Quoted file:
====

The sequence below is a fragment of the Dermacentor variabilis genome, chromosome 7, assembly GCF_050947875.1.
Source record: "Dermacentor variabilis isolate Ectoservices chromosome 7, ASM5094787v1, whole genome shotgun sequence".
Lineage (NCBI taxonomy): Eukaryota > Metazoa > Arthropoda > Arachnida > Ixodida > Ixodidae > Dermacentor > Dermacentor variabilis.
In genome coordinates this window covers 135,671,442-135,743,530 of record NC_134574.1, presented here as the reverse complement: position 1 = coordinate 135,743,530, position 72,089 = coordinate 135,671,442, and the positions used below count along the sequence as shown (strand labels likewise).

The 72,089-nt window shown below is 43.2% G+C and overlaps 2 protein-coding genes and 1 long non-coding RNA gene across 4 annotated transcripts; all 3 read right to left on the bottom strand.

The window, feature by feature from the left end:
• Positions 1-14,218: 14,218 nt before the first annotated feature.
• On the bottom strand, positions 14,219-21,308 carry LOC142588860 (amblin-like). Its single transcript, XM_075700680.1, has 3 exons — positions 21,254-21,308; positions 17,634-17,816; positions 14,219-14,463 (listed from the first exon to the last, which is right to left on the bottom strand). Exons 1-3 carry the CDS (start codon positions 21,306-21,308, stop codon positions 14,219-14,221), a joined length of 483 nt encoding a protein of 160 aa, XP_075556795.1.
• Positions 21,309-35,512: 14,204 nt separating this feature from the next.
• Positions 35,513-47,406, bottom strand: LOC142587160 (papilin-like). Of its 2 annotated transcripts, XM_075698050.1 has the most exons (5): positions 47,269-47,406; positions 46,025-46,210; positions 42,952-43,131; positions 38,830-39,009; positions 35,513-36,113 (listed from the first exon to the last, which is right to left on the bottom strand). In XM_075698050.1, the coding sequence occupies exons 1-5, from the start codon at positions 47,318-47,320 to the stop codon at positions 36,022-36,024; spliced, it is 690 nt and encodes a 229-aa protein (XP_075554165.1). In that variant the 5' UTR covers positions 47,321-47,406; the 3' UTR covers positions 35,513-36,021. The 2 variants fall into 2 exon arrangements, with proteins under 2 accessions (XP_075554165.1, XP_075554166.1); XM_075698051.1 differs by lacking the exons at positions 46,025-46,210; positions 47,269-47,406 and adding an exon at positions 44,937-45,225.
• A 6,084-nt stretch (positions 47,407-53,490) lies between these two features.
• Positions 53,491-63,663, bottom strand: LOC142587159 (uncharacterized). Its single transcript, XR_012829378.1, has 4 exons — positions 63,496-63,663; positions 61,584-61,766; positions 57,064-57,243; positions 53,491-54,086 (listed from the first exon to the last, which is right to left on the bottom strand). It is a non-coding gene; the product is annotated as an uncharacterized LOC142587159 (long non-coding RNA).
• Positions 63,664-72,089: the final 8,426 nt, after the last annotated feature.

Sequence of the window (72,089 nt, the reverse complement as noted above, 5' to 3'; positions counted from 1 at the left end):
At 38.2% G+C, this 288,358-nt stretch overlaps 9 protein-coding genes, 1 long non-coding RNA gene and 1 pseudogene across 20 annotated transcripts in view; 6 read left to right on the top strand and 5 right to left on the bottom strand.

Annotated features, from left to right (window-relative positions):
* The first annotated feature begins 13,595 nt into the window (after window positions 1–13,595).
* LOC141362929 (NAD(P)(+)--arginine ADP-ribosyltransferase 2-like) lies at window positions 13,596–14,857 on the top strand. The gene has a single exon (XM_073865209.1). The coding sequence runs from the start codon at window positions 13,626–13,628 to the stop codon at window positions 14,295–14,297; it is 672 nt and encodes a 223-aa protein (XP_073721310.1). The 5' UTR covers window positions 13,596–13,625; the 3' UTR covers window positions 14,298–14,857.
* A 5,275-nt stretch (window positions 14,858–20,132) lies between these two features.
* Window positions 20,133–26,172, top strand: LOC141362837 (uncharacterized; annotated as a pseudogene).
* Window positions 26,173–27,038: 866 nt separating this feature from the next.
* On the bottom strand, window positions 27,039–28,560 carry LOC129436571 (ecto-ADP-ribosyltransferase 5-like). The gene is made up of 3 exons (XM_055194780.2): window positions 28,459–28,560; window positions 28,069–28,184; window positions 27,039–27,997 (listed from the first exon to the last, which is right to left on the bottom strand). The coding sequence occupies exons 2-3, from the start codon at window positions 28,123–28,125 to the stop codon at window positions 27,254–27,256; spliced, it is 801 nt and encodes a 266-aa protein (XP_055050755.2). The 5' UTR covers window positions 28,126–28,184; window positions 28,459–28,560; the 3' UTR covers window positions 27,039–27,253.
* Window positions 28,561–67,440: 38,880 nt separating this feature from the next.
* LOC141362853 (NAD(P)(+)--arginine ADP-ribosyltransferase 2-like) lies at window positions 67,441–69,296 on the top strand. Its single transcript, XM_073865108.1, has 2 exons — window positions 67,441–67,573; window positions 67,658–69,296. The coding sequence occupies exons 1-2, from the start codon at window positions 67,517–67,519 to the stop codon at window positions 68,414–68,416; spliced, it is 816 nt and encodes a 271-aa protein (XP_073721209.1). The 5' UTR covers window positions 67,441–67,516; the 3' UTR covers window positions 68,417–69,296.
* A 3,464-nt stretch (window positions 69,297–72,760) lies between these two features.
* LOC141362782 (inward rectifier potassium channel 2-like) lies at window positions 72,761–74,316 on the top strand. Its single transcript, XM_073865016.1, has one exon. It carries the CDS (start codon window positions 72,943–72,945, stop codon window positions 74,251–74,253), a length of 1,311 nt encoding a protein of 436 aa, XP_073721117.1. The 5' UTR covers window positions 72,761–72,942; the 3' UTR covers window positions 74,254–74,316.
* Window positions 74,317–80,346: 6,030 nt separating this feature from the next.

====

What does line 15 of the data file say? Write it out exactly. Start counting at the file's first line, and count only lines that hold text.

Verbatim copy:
At 38.2% G+C, this 288,358-nt stretch overlaps 9 protein-coding genes, 1 long non-coding RNA gene and 1 pseudogene across 20 annotated transcripts in view; 6 read left to right on the top strand and 5 right to left on the bottom strand.